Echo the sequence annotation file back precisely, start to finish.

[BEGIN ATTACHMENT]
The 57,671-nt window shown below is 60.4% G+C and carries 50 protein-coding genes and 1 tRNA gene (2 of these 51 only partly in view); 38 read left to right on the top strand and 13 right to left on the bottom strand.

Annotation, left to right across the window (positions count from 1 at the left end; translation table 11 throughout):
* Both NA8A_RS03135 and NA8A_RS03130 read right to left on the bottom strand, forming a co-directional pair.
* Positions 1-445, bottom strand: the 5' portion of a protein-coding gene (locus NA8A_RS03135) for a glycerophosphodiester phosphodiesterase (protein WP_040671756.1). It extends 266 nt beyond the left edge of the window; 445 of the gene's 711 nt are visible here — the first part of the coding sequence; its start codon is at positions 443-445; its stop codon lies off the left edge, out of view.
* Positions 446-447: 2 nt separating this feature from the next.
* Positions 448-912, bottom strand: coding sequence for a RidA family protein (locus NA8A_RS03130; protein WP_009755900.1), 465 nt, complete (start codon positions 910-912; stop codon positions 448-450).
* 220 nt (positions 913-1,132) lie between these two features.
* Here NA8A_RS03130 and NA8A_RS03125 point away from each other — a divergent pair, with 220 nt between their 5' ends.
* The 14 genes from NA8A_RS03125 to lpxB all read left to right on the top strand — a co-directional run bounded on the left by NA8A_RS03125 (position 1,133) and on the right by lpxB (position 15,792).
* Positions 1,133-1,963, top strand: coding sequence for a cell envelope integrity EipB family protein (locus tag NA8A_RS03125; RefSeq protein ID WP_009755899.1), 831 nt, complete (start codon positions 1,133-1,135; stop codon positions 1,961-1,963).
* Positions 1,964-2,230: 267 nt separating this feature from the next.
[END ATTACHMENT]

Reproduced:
The 57,671-nt window shown below is 60.4% G+C and carries 50 protein-coding genes and 1 tRNA gene (2 of these 51 only partly in view); 38 read left to right on the top strand and 13 right to left on the bottom strand.

Annotation, left to right across the window (positions count from 1 at the left end; translation table 11 throughout):
* Both NA8A_RS03135 and NA8A_RS03130 read right to left on the bottom strand, forming a co-directional pair.
* Positions 1-445, bottom strand: the 5' portion of a protein-coding gene (locus NA8A_RS03135) for a glycerophosphodiester phosphodiesterase (protein WP_040671756.1). It extends 266 nt beyond the left edge of the window; 445 of the gene's 711 nt are visible here — the first part of the coding sequence; its start codon is at positions 443-445; its stop codon lies off the left edge, out of view.
* Positions 446-447: 2 nt separating this feature from the next.
* Positions 448-912, bottom strand: coding sequence for a RidA family protein (locus NA8A_RS03130; protein WP_009755900.1), 465 nt, complete (start codon positions 910-912; stop codon positions 448-450).
* 220 nt (positions 913-1,132) lie between these two features.
* Here NA8A_RS03130 and NA8A_RS03125 point away from each other — a divergent pair, with 220 nt between their 5' ends.
* The 14 genes from NA8A_RS03125 to lpxB all read left to right on the top strand — a co-directional run bounded on the left by NA8A_RS03125 (position 1,133) and on the right by lpxB (position 15,792).
* Positions 1,133-1,963, top strand: coding sequence for a cell envelope integrity EipB family protein (locus tag NA8A_RS03125; RefSeq protein ID WP_009755899.1), 831 nt, complete (start codon positions 1,133-1,135; stop codon positions 1,961-1,963).
* Positions 1,964-2,230: 267 nt separating this feature from the next.